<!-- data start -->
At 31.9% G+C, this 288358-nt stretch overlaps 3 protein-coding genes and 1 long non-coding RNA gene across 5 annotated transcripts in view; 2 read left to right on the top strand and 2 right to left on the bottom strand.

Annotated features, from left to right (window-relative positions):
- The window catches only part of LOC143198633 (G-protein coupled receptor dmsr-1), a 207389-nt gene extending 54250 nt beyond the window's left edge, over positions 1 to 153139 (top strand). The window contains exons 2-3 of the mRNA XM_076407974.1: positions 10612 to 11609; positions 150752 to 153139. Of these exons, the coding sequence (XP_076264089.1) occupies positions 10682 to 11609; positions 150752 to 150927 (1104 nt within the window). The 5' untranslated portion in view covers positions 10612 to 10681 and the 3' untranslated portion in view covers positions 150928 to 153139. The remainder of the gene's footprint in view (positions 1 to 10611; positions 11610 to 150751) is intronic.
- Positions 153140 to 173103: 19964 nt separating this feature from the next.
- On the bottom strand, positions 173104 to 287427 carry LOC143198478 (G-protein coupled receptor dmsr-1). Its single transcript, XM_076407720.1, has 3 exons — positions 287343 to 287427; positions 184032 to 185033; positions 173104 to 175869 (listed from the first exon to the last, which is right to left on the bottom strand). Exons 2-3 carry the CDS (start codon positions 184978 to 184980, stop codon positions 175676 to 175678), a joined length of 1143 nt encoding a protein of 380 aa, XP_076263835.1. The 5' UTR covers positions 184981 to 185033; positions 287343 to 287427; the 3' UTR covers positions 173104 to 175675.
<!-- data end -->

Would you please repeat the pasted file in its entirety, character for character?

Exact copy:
At 31.9% G+C, this 288358-nt stretch overlaps 3 protein-coding genes and 1 long non-coding RNA gene across 5 annotated transcripts in view; 2 read left to right on the top strand and 2 right to left on the bottom strand.

Annotated features, from left to right (window-relative positions):
- The window catches only part of LOC143198633 (G-protein coupled receptor dmsr-1), a 207389-nt gene extending 54250 nt beyond the window's left edge, over positions 1 to 153139 (top strand). The window contains exons 2-3 of the mRNA XM_076407974.1: positions 10612 to 11609; positions 150752 to 153139. Of these exons, the coding sequence (XP_076264089.1) occupies positions 10682 to 11609; positions 150752 to 150927 (1104 nt within the window). The 5' untranslated portion in view covers positions 10612 to 10681 and the 3' untranslated portion in view covers positions 150928 to 153139. The remainder of the gene's footprint in view (positions 1 to 10611; positions 11610 to 150751) is intronic.
- Positions 153140 to 173103: 19964 nt separating this feature from the next.
- On the bottom strand, positions 173104 to 287427 carry LOC143198478 (G-protein coupled receptor dmsr-1). Its single transcript, XM_076407720.1, has 3 exons — positions 287343 to 287427; positions 184032 to 185033; positions 173104 to 175869 (listed from the first exon to the last, which is right to left on the bottom strand). Exons 2-3 carry the CDS (start codon positions 184978 to 184980, stop codon positions 175676 to 175678), a joined length of 1143 nt encoding a protein of 380 aa, XP_076263835.1. The 5' UTR covers positions 184981 to 185033; positions 287343 to 287427; the 3' UTR covers positions 173104 to 175675.